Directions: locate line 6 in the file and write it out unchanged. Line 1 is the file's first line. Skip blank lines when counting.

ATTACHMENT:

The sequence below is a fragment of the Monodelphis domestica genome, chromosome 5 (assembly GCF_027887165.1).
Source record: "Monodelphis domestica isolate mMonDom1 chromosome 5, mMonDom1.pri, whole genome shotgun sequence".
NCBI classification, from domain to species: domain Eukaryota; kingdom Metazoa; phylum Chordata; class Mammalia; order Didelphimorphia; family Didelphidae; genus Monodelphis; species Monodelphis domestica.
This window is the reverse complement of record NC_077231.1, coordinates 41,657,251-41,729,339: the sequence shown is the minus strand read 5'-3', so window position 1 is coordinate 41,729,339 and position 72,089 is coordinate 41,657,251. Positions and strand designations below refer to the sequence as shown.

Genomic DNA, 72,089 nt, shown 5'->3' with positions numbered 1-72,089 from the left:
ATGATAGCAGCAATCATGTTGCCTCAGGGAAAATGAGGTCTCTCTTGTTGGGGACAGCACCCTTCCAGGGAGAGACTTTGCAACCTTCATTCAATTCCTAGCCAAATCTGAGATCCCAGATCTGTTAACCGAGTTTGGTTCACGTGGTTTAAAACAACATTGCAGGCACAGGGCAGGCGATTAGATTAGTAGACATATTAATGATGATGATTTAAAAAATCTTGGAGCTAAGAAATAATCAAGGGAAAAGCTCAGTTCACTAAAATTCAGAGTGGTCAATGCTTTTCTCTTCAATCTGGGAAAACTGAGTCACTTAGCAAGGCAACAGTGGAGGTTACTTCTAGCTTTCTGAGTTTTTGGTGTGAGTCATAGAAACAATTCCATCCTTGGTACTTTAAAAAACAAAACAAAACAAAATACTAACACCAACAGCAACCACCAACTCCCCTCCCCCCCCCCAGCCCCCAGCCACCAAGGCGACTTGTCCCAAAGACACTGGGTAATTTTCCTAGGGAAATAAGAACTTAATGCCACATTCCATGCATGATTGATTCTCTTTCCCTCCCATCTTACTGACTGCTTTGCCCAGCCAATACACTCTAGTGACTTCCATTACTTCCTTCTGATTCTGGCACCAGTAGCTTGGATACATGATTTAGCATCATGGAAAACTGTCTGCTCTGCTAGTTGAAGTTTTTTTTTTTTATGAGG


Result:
ATGATAGCAGCAATCATGTTGCCTCAGGGAAAATGAGGTCTCTCTTGTTGGGGACAGCACCCTTCCAGGGAGAGACTTTGCAACCTTCATTCAATTCCTAGCCAAATCTGAGATCCCAGATCTGTTAACCGAGTTTGGTTCACGTGGTTTAAAACAACATTGCAGGCACAGGGCAGGCGATTAGATTAGTAGACATATTAATGATGATGATTTAAAAAATCTTGGAGCTAAGAAATAATCAAGGGAAAAGCTCAGTTCACTAAAATTCAGAGTGGTCAATGCTTTTCTCTTCAATCTGGGAAAACTGAGTCACTTAGCAAGGCAACAGTGGAGGTTACTTCTAGCTTTCTGAGTTTTTGGTGTGAGTCATAGAAACAATTCCATCCTTGGTACTTTAAAAAACAAAACAAAACAAAATACTAACACCAACAGCAACCACCAACTCCCCTCCCCCCCCCCAGCCCCCAGCCACCAAGGCGACTTGTCCCAAAGACACTGGGTAATTTTCCTAGGGAAATAAGAACTTAATGCCACATTCCATGCATGATTGATTCTCTTTCCCTCCCATCTTACTGACTGCTTTGCCCAGCCAATACACTCTAGTGACTTCCATTACTTCCTTCTGATTCTGGCACCAGTAGCTTGGATACATGATTTAGCATCATGGAAAACTGTCTGCTCTGCTAGTTGAAGTTTTTTTTTTTTATGAGG